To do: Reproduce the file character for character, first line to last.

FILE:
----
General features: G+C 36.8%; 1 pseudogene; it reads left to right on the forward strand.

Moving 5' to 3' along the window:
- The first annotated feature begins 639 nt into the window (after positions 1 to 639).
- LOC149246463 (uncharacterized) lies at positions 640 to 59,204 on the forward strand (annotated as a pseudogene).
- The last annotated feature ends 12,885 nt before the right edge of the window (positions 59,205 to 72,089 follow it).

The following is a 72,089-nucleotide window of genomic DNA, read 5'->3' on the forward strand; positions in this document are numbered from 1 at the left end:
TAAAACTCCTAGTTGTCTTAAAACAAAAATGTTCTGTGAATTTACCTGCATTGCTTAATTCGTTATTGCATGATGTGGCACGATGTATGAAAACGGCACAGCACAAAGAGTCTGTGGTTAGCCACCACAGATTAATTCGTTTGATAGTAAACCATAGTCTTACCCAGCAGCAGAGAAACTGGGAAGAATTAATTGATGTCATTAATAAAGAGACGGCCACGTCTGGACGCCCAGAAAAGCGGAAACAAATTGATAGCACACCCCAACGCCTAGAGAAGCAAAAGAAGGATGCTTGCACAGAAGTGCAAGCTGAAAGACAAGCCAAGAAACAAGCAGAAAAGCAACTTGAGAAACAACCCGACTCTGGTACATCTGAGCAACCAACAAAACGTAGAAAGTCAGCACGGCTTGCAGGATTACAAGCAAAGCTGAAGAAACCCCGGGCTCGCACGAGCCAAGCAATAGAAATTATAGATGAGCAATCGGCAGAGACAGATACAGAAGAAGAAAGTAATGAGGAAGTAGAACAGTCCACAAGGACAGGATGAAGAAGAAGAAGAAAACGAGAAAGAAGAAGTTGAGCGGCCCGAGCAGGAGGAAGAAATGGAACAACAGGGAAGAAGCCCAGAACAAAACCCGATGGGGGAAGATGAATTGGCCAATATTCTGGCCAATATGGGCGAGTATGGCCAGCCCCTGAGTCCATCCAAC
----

General features: G+C 36.8%; 1 pseudogene; it reads left to right on the forward strand.

Moving 5' to 3' along the window:
- The first annotated feature begins 639 nt into the window (after positions 1 to 639).
- LOC149246463 (uncharacterized) lies at positions 640 to 59,204 on the forward strand (annotated as a pseudogene).
- The last annotated feature ends 12,885 nt before the right edge of the window (positions 59,205 to 72,089 follow it).

The following is a 72,089-nucleotide window of genomic DNA, read 5'->3' on the forward strand; positions in this document are numbered from 1 at the left end:
TAAAACTCCTAGTTGTCTTAAAACAAAAATGTTCTGTGAATTTACCTGCATTGCTTAATTCGTTATTGCATGATGTGGCACGATGTATGAAAACGGCACAGCACAAAGAGTCTGTGGTTAGCCACCACAGATTAATTCGTTTGATAGTAAACCATAGTCTTACCCAGCAGCAGAGAAACTGGGAAGAATTAATTGATGTCATTAATAAAGAGACGGCCACGTCTGGACGCCCAGAAAAGCGGAAACAAATTGATAGCACACCCCAACGCCTAGAGAAGCAAAAGAAGGATGCTTGCACAGAAGTGCAAGCTGAAAGACAAGCCAAGAAACAAGCAGAAAAGCAACTTGAGAAACAACCCGACTCTGGTACATCTGAGCAACCAACAAAACGTAGAAAGTCAGCACGGCTTGCAGGATTACAAGCAAAGCTGAAGAAACCCCGGGCTCGCACGAGCCAAGCAATAGAAATTATAGATGAGCAATCGGCAGAGACAGATACAGAAGAAGAAAGTAATGAGGAAGTAGAACAGTCCACAAGGACAGGATGAAGAAGAAGAAGAAAACGAGAAAGAAGAAGTTGAGCGGCCCGAGCAGGAGGAAGAAATGGAACAACAGGGAAGAAGCCCAGAACAAAACCCGATGGGGGAAGATGAATTGGCCAATATTCTGGCCAATATGGGCGAGTATGGCCAGCCCCTGAGTCCATCCAAC